Gardening: Death to weeds

By Leigh Bramwell

A friend once advised me to weed the garden only after it rains because the weeds are easier to pull out. Very sensible, except it hasn't rained here for a month, which has neatly absolved me of any guilt over the shocking state of our garden. (Actually, it rained for a millisecond yesterday so I did pull out a couple of docks, which reminded me of how much I don't like weeding.)

We've neglected the garden in recent weeks because The Partner had it in his mind that the interior renovation of the house had to be finished by January 31, which took up every available moment until the gong rang at 5.35pm on that day and we collapsed, paint-covered and dusty, in a heap on the sofa, far too tired to open the bottle of champagne we'd promised ourselves.

It took us a month to recover and here we are, with a pristine house in the middle of a weedy wilderness.

If you loathe weeding with a passion and never really get on top of it, cast a critical eye over the style of your garden. If it's a minimalist, simple affair then every weed will stand out. If it's a casual cottage garden, there'll need to be more weeds than flowers before you really notice them.

When we looked at our walled, shelled terrace with its square edges and paved paths and its splendid crop of a diverse range of weeds, plus deep drifts of dead leaves and the browning flowers from the silk tree in the corner, we decided we were over it. By the end of next week the shells will be replaced by instant lawn, and if any weeds dare rear their heads in there we'll murder them with Turfix.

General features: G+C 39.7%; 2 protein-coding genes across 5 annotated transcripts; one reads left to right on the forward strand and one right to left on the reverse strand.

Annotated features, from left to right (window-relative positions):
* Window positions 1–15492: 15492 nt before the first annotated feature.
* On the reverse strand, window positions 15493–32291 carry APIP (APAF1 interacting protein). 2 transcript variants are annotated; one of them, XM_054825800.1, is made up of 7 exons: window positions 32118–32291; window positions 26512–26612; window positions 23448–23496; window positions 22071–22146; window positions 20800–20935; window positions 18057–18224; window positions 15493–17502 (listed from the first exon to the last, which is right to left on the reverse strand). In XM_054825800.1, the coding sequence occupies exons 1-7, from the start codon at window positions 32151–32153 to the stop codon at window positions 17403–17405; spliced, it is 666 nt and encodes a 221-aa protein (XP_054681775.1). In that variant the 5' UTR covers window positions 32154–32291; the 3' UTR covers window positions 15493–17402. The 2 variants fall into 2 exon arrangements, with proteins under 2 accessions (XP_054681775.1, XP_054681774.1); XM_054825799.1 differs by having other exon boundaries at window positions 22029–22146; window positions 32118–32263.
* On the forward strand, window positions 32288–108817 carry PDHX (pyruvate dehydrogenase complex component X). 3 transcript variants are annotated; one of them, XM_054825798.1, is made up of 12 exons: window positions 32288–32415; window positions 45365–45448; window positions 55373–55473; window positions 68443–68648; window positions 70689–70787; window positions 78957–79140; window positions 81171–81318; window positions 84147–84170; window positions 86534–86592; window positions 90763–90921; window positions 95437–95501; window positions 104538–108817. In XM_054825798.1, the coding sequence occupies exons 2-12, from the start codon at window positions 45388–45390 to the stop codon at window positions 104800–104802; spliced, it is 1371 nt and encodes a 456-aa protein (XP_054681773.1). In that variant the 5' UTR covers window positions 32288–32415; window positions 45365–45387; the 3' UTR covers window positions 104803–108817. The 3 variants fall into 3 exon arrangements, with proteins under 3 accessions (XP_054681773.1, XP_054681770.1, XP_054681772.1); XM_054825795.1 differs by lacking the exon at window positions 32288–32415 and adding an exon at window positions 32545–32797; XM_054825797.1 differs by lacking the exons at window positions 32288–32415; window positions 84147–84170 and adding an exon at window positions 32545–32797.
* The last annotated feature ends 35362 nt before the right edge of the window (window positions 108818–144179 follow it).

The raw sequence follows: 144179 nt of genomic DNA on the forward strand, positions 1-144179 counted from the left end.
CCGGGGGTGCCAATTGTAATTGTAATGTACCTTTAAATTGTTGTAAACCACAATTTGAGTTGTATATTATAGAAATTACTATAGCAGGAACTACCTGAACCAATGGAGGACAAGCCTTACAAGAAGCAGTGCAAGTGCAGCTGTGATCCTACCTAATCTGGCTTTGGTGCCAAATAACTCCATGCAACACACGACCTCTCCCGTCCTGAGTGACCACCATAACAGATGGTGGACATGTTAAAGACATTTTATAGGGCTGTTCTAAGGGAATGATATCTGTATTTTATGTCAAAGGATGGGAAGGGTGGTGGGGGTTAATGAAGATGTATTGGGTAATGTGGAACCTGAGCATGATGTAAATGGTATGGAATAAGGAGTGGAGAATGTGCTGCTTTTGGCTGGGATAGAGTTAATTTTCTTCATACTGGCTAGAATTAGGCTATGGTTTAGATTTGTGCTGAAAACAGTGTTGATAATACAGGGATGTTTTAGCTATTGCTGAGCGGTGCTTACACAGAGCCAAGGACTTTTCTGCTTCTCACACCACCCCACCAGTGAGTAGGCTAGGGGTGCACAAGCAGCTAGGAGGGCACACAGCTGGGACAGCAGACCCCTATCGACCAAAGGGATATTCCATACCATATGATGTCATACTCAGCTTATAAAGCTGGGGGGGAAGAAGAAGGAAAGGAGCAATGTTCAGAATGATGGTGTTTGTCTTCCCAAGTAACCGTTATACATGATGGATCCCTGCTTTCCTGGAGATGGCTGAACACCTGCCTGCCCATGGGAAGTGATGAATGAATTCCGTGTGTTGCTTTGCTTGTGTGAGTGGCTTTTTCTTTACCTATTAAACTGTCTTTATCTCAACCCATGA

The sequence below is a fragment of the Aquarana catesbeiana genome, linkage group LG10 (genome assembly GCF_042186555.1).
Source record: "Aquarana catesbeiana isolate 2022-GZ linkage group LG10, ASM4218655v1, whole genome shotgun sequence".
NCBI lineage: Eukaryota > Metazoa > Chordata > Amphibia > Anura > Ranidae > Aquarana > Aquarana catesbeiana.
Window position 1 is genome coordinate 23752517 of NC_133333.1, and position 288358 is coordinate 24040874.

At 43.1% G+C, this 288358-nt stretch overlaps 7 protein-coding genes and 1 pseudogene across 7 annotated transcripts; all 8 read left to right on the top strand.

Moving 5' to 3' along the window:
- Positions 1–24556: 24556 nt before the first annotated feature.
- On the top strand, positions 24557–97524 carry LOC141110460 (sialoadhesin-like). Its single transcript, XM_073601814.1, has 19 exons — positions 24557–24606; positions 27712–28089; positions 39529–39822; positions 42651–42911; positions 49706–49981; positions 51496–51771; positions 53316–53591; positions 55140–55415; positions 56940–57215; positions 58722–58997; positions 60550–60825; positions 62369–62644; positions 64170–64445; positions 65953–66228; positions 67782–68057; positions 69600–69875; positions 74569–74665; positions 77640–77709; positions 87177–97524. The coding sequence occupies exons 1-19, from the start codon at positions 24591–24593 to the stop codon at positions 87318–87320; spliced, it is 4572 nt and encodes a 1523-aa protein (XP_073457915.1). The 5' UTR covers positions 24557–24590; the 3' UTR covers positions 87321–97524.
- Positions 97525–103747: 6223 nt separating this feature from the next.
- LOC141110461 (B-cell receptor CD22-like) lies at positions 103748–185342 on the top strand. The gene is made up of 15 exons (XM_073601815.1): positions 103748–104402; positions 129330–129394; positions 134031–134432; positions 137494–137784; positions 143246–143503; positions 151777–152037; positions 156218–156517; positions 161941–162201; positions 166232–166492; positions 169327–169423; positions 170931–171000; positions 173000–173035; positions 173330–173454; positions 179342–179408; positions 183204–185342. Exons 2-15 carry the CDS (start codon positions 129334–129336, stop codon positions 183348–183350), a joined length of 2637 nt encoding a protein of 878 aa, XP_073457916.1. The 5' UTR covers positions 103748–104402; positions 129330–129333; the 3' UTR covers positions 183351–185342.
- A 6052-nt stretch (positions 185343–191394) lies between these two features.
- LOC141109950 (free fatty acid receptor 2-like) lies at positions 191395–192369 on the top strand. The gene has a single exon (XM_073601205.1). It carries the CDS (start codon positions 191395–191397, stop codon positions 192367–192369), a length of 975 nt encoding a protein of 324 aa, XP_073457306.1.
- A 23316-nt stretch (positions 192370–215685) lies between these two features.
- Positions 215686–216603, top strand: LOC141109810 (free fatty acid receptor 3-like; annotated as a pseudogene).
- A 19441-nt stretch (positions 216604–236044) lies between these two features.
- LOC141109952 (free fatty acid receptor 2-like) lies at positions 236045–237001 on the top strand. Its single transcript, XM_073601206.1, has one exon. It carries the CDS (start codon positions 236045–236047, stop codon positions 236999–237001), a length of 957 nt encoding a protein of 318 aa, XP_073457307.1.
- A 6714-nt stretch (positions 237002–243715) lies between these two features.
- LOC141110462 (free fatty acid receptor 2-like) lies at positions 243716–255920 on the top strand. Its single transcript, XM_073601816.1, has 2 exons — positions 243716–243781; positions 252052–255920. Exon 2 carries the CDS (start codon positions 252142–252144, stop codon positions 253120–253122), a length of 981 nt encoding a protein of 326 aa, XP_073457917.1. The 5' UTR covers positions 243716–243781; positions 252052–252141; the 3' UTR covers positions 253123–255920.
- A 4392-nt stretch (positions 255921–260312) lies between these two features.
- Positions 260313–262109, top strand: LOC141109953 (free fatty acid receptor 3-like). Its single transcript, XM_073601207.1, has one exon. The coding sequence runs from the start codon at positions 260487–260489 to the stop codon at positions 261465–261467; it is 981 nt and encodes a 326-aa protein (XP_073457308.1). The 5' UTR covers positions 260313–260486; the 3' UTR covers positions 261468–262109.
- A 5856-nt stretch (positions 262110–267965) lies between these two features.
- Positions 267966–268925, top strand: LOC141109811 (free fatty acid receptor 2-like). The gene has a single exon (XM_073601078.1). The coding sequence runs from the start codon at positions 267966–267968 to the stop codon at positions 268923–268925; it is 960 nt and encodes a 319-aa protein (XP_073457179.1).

But if you love a formal garden and are prepared to weed, then you can make it less demanding. Mulching, spraying, plant crowding and inexpensive stand-up tools can ease much of the back-breaking work, and a change of attitude to weeds and weeding can also help.

Weed as you go. Instead of devoting a whole day to yanking out intruders, walk around the garden daily pulling out weeds here and there. Or carry a small spray bottle of your weedkiller of choice and zap a few. You'll be surprised at the difference after a couple of weeks and you really won't feel as if you've done anything.

Then, whenever you see a gap, jam a plant in it. Plant your flowers so tight there isn't enough room for weeds to compete. Add compost and leaves, too, and they'll help smother weeds while making your soil healthier.

Finally, if you can't beat them, eat them. One man's eyesore is another man's salad. Some of the most common edible weeds, such as thistle, dandelion and wild mustards, can be used in salads. Like most vegetables, though, they're tasty and tender when they're small, so grab them while they're young.

- Hamilton News

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